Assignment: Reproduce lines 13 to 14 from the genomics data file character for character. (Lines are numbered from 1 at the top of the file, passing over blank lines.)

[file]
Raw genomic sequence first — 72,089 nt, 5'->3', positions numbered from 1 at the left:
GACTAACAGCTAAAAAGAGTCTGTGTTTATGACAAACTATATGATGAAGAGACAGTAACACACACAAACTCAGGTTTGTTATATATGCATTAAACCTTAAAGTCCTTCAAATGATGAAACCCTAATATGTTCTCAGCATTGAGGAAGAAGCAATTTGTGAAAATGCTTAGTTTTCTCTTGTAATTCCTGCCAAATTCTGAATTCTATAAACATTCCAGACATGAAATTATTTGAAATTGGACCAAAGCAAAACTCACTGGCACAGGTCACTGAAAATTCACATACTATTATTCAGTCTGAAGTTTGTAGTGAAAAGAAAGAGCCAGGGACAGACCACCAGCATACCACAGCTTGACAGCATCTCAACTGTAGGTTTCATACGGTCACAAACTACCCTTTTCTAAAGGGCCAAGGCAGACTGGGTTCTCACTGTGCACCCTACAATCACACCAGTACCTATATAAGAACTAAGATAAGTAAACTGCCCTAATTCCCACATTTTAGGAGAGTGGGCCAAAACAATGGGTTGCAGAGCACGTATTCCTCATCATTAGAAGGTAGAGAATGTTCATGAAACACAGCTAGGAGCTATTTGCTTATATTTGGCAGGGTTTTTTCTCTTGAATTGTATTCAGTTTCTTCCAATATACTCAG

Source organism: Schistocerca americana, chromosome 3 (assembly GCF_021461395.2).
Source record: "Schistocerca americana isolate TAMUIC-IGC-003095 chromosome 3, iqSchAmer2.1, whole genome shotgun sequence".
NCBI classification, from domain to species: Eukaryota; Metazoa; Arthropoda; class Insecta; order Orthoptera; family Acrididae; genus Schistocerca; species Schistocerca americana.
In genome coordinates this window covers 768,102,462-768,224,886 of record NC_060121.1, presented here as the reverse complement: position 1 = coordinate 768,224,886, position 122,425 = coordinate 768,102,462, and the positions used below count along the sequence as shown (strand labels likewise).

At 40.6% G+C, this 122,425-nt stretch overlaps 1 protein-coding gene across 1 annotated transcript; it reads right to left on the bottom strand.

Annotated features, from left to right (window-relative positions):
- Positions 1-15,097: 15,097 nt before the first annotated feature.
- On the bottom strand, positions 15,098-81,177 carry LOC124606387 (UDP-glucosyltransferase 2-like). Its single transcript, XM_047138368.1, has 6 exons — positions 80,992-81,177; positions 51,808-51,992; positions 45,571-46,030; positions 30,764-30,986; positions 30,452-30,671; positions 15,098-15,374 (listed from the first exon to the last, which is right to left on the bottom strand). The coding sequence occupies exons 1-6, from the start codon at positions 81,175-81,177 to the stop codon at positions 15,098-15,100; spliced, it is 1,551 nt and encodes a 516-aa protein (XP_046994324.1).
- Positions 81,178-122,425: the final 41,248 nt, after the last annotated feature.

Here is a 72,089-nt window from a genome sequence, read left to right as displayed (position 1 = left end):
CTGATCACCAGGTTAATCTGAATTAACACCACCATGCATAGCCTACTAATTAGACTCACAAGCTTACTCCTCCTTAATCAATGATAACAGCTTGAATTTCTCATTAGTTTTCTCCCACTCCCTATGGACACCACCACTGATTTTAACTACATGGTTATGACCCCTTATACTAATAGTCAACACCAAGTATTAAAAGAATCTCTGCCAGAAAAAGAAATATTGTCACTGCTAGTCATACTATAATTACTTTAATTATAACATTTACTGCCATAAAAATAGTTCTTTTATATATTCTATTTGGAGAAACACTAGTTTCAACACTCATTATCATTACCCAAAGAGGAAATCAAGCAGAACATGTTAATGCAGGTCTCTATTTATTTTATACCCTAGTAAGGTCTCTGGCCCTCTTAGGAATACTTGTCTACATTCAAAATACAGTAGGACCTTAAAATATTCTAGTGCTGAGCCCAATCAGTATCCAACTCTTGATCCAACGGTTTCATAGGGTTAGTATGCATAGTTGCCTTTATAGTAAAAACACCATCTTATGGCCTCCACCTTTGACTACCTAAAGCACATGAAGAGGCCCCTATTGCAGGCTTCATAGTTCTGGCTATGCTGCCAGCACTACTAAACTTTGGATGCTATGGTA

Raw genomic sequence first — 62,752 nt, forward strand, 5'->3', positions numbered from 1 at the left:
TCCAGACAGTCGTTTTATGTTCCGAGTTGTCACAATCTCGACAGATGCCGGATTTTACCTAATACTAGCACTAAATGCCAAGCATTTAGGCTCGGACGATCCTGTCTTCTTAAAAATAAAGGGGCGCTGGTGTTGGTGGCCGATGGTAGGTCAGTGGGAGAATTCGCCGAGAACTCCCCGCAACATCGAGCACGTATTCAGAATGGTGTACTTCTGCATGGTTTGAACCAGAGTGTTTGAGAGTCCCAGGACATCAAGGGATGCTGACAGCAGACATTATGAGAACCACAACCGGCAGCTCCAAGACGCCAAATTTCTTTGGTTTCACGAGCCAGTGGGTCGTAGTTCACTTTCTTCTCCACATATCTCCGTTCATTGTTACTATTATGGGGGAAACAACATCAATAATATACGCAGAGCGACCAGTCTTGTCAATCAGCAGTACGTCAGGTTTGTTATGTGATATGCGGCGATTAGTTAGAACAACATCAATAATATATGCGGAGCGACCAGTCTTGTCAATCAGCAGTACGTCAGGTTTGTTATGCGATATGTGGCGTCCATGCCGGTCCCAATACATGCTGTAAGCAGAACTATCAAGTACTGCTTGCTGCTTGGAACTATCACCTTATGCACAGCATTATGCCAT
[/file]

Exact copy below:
CTGATCACCAGGTTAATCTGAATTAACACCACCATGCATAGCCTACTAATTAGACTCACAAGCTTACTCCTCCTTAATCAATGATAACAGCTTGAATTTCTCATTAGTTTTCTCCCACTCCCTATGGACACCACCACTGATTTTAACTACATGGTTATGACCCCTTATACTAATAGTCAACACCAAGTATTAAAAGAATCTCTGCCAGAAAAAGAAATATTGTCACTGCTAGTCATACTATAATTACTTTAATTATAACATTTACTGCCATAAAAATAGTTCTTTTATATATTCTATTTGGAGAAACACTAGTTTCAACACTCATTATCATTACCCAAAGAGGAAATCAAGCAGAACATGTTAATGCAGGTCTCTATTTATTTTATACCCTAGTAAGGTCTCTGGCCCTCTTAGGAATACTTGTCTACATTCAAAATACAGTAGGACCTTAAAATATTCTAGTGCTGAGCCCAATCAGTATCCAACTCTTGATCCAACGGTTTCATAGGGTTAGTATGCATAGTTGCCTTTATAGTAAAAACACCATCTTATGGCCTCCACCTTTGACTACCTAAAGCACATGAAGAGGCCCCTATTGCAGGCTTCATAGTTCTGGCTATGCTGCCAGCACTACTAAACTTTGGATGCTATGGTA

Raw genomic sequence first — 62,752 nt, forward strand, 5'->3', positions numbered from 1 at the left: